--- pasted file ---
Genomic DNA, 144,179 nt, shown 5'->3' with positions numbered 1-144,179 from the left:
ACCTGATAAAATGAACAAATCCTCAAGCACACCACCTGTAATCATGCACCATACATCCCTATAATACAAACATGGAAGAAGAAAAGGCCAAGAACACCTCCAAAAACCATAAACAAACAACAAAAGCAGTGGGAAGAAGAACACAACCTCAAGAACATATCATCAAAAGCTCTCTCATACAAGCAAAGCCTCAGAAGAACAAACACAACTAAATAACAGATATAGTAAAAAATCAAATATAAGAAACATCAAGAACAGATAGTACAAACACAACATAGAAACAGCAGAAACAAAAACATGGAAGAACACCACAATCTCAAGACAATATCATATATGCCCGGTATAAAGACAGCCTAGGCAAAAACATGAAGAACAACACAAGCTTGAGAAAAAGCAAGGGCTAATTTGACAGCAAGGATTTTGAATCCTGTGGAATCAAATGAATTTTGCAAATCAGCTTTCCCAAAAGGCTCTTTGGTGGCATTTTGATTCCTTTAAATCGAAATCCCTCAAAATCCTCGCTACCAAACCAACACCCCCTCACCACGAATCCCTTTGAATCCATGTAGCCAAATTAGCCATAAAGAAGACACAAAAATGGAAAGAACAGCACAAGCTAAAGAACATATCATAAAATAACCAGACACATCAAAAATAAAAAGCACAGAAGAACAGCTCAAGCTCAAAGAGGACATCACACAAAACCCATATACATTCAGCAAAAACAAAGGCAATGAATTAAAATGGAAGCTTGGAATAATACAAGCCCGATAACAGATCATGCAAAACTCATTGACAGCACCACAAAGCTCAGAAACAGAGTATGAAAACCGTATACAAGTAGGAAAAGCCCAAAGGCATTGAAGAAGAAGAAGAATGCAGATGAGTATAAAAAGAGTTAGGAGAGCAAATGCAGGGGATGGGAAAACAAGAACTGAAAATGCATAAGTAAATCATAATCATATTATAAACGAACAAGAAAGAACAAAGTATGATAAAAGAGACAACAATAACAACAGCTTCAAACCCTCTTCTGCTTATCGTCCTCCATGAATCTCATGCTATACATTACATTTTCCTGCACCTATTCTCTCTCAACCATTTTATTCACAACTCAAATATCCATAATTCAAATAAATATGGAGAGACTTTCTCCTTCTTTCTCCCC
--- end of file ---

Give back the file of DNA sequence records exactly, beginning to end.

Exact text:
Genomic DNA, 144,179 nt, shown 5'->3' with positions numbered 1-144,179 from the left:
ACCTGATAAAATGAACAAATCCTCAAGCACACCACCTGTAATCATGCACCATACATCCCTATAATACAAACATGGAAGAAGAAAAGGCCAAGAACACCTCCAAAAACCATAAACAAACAACAAAAGCAGTGGGAAGAAGAACACAACCTCAAGAACATATCATCAAAAGCTCTCTCATACAAGCAAAGCCTCAGAAGAACAAACACAACTAAATAACAGATATAGTAAAAAATCAAATATAAGAAACATCAAGAACAGATAGTACAAACACAACATAGAAACAGCAGAAACAAAAACATGGAAGAACACCACAATCTCAAGACAATATCATATATGCCCGGTATAAAGACAGCCTAGGCAAAAACATGAAGAACAACACAAGCTTGAGAAAAAGCAAGGGCTAATTTGACAGCAAGGATTTTGAATCCTGTGGAATCAAATGAATTTTGCAAATCAGCTTTCCCAAAAGGCTCTTTGGTGGCATTTTGATTCCTTTAAATCGAAATCCCTCAAAATCCTCGCTACCAAACCAACACCCCCTCACCACGAATCCCTTTGAATCCATGTAGCCAAATTAGCCATAAAGAAGACACAAAAATGGAAAGAACAGCACAAGCTAAAGAACATATCATAAAATAACCAGACACATCAAAAATAAAAAGCACAGAAGAACAGCTCAAGCTCAAAGAGGACATCACACAAAACCCATATACATTCAGCAAAAACAAAGGCAATGAATTAAAATGGAAGCTTGGAATAATACAAGCCCGATAACAGATCATGCAAAACTCATTGACAGCACCACAAAGCTCAGAAACAGAGTATGAAAACCGTATACAAGTAGGAAAAGCCCAAAGGCATTGAAGAAGAAGAAGAATGCAGATGAGTATAAAAAGAGTTAGGAGAGCAAATGCAGGGGATGGGAAAACAAGAACTGAAAATGCATAAGTAAATCATAATCATATTATAAACGAACAAGAAAGAACAAAGTATGATAAAAGAGACAACAATAACAACAGCTTCAAACCCTCTTCTGCTTATCGTCCTCCATGAATCTCATGCTATACATTACATTTTCCTGCACCTATTCTCTCTCAACCATTTTATTCACAACTCAAATATCCATAATTCAAATAAATATGGAGAGACTTTCTCCTTCTTTCTCCCC